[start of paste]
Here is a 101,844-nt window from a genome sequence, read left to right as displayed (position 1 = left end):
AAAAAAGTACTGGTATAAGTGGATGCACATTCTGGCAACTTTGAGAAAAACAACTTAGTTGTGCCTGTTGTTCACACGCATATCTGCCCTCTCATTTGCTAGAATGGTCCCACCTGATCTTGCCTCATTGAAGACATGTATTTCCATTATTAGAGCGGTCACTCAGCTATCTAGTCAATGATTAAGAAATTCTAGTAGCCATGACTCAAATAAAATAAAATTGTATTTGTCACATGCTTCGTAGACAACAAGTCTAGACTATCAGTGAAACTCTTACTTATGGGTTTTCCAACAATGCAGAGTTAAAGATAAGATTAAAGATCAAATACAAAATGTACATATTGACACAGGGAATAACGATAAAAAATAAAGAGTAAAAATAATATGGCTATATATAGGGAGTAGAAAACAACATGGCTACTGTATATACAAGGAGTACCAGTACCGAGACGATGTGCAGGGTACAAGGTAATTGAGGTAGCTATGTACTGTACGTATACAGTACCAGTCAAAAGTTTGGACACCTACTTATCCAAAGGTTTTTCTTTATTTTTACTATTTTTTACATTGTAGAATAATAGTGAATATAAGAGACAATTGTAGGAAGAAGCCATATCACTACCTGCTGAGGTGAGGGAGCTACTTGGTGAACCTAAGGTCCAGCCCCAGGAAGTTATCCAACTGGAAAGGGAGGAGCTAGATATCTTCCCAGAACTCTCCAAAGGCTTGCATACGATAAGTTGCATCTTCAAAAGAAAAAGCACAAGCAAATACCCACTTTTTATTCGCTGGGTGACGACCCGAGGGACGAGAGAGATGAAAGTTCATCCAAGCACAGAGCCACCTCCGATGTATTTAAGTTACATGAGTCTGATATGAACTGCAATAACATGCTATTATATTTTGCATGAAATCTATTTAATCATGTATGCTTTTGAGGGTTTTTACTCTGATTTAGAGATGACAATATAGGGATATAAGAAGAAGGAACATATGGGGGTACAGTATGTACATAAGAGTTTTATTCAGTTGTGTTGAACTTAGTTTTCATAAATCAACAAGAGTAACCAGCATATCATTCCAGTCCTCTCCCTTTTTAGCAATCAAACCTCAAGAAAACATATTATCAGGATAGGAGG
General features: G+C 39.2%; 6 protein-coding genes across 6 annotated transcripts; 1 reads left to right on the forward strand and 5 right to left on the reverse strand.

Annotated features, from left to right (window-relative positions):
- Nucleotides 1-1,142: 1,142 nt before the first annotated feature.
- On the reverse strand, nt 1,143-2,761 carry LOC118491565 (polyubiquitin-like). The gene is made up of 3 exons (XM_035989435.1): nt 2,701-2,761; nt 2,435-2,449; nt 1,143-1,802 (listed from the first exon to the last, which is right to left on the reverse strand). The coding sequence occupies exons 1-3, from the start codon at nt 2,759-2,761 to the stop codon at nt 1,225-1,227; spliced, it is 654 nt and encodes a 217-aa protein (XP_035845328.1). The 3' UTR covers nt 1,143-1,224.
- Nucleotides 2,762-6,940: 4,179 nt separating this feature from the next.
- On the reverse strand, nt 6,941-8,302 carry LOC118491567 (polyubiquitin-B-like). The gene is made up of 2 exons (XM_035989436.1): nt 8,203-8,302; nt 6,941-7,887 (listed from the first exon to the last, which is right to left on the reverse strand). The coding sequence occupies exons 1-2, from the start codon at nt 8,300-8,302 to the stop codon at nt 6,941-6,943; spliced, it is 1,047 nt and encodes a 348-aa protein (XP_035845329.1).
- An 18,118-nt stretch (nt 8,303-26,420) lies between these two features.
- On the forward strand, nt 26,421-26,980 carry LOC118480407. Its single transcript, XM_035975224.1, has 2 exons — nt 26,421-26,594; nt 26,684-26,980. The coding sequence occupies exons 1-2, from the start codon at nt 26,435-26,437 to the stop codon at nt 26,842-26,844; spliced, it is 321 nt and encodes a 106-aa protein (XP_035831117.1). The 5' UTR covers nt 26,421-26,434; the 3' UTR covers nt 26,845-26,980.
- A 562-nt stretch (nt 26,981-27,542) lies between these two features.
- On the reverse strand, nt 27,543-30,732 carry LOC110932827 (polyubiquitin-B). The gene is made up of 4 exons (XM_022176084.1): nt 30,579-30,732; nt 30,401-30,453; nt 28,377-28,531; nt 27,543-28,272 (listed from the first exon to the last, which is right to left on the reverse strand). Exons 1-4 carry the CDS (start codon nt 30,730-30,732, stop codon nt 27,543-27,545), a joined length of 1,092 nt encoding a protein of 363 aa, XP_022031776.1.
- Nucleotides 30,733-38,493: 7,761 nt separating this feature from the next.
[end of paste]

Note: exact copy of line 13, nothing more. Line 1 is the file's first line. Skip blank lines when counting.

- Nucleotides 30,733-38,493: 7,761 nt separating this feature from the next.